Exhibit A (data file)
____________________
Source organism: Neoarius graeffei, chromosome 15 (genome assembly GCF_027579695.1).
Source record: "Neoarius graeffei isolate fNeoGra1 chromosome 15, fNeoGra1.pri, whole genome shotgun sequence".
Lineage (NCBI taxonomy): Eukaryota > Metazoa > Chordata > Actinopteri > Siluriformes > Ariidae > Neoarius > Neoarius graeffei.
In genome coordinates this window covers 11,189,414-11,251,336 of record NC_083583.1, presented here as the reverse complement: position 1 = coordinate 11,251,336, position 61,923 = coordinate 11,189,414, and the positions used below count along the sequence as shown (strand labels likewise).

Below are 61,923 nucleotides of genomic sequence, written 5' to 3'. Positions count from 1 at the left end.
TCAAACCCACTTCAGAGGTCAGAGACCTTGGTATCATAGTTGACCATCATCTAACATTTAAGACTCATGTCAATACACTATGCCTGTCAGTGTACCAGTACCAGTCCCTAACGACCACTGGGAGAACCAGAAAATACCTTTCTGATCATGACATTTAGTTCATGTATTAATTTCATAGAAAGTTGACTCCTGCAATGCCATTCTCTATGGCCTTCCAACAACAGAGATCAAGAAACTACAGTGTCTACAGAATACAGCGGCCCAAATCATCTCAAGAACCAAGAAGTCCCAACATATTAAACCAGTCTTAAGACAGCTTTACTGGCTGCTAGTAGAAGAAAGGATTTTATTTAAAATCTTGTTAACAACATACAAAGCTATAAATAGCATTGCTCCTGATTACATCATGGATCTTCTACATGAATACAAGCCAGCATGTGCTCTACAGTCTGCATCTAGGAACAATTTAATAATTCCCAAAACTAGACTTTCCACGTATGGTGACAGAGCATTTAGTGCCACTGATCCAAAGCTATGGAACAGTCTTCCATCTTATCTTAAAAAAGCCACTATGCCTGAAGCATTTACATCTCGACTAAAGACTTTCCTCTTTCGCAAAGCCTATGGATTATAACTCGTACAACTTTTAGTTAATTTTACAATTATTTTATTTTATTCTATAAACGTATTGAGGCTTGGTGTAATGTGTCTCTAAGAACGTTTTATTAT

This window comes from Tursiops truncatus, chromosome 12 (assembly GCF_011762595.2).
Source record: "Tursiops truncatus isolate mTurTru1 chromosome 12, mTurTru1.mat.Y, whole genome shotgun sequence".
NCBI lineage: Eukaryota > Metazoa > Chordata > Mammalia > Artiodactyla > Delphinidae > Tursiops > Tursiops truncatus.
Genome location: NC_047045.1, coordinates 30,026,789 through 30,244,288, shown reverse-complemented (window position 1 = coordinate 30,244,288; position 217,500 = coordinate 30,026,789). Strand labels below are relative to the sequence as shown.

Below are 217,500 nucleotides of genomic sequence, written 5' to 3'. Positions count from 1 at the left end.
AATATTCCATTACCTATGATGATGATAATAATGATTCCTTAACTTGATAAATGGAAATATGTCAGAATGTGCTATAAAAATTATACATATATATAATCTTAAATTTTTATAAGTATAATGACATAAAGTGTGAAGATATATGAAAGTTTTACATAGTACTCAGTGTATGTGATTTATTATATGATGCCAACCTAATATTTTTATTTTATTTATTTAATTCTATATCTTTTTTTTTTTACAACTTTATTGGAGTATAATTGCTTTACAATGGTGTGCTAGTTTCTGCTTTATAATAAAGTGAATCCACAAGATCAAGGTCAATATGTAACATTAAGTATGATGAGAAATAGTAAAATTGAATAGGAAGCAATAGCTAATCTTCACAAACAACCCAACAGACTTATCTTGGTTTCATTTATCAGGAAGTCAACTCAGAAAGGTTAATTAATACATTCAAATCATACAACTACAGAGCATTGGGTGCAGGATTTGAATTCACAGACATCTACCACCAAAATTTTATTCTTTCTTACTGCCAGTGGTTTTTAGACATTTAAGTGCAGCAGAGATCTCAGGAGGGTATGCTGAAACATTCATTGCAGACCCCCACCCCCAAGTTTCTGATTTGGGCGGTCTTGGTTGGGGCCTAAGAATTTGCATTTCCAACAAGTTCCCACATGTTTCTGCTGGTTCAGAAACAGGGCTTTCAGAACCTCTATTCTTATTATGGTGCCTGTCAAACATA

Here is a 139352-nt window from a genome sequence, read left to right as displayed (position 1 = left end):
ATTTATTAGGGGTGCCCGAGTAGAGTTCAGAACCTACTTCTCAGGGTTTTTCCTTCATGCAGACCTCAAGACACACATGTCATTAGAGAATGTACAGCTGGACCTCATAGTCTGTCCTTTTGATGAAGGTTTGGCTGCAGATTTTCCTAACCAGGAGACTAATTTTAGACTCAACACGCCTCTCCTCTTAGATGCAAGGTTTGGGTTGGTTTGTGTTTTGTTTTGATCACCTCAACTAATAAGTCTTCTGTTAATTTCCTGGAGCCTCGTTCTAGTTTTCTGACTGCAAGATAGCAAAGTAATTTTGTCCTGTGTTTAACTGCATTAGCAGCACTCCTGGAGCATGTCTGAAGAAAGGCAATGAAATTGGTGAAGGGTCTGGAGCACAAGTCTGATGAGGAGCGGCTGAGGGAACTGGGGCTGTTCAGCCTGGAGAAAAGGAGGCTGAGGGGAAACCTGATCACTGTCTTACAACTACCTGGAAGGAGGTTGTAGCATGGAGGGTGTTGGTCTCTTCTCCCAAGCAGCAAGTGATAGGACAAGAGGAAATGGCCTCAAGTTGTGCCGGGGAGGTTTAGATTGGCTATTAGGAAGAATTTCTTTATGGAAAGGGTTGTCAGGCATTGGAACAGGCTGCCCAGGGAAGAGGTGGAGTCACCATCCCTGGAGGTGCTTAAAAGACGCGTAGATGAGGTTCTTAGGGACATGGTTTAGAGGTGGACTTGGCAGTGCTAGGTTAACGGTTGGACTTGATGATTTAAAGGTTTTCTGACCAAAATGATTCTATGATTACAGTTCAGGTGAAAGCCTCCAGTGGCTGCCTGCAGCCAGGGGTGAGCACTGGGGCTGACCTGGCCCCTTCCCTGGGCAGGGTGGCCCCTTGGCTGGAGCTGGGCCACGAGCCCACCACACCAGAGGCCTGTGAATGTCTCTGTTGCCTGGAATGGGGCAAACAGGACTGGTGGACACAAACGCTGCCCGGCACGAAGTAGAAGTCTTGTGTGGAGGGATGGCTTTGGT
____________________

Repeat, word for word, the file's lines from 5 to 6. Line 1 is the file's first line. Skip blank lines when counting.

Below are 61,923 nucleotides of genomic sequence, written 5' to 3'. Positions count from 1 at the left end.
TCAAACCCACTTCAGAGGTCAGAGACCTTGGTATCATAGTTGACCATCATCTAACATTTAAGACTCATGTCAATACACTATGCCTGTCAGTGTACCAGTACCAGTCCCTAACGACCACTGGGAGAACCAGAAAATACCTTTCTGATCATGACATTTAGTTCATGTATTAATTTCATAGAAAGTTGACTCCTGCAATGCCATTCTCTATGGCCTTCCAACAACAGAGATCAAGAAACTACAGTGTCTACAGAATACAGCGGCCCAAATCATCTCAAGAACCAAGAAGTCCCAACATATTAAACCAGTCTTAAGACAGCTTTACTGGCTGCTAGTAGAAGAAAGGATTTTATTTAAAATCTTGTTAACAACATACAAAGCTATAAATAGCATTGCTCCTGATTACATCATGGATCTTCTACATGAATACAAGCCAGCATGTGCTCTACAGTCTGCATCTAGGAACAATTTAATAATTCCCAAAACTAGACTTTCCACGTATGGTGACAGAGCATTTAGTGCCACTGATCCAAAGCTATGGAACAGTCTTCCATCTTATCTTAAAAAAGCCACTATGCCTGAAGCATTTACATCTCGACTAAAGACTTTCCTCTTTCGCAAAGCCTATGGATTATAACTCGTACAACTTTTAGTTAATTTTACAATTATTTTATTTTATTCTATAAACGTATTGAGGCTTGGTGTAATGTGTCTCTAAGAACGTTTTATTAT